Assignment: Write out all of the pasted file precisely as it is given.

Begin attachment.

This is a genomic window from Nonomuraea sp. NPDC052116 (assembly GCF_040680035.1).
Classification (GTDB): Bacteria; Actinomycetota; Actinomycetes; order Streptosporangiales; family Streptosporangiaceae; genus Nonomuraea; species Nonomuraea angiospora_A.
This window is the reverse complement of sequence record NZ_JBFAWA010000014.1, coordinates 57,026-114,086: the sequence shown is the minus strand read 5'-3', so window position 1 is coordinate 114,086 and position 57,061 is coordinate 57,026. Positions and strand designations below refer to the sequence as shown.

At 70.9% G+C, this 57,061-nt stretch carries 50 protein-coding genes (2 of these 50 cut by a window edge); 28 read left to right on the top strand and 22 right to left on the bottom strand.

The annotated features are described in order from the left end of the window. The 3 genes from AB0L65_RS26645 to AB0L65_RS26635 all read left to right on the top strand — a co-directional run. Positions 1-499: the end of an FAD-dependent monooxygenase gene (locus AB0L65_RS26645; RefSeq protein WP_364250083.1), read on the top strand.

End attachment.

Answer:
This is a genomic window from Nonomuraea sp. NPDC052116 (assembly GCF_040680035.1).
Classification (GTDB): Bacteria; Actinomycetota; Actinomycetes; order Streptosporangiales; family Streptosporangiaceae; genus Nonomuraea; species Nonomuraea angiospora_A.
This window is the reverse complement of sequence record NZ_JBFAWA010000014.1, coordinates 57,026-114,086: the sequence shown is the minus strand read 5'-3', so window position 1 is coordinate 114,086 and position 57,061 is coordinate 57,026. Positions and strand designations below refer to the sequence as shown.

At 70.9% G+C, this 57,061-nt stretch carries 50 protein-coding genes (2 of these 50 cut by a window edge); 28 read left to right on the top strand and 22 right to left on the bottom strand.

The annotated features are described in order from the left end of the window. The 3 genes from AB0L65_RS26645 to AB0L65_RS26635 all read left to right on the top strand — a co-directional run. Positions 1-499: the end of an FAD-dependent monooxygenase gene (locus AB0L65_RS26645; RefSeq protein WP_364250083.1), read on the top strand.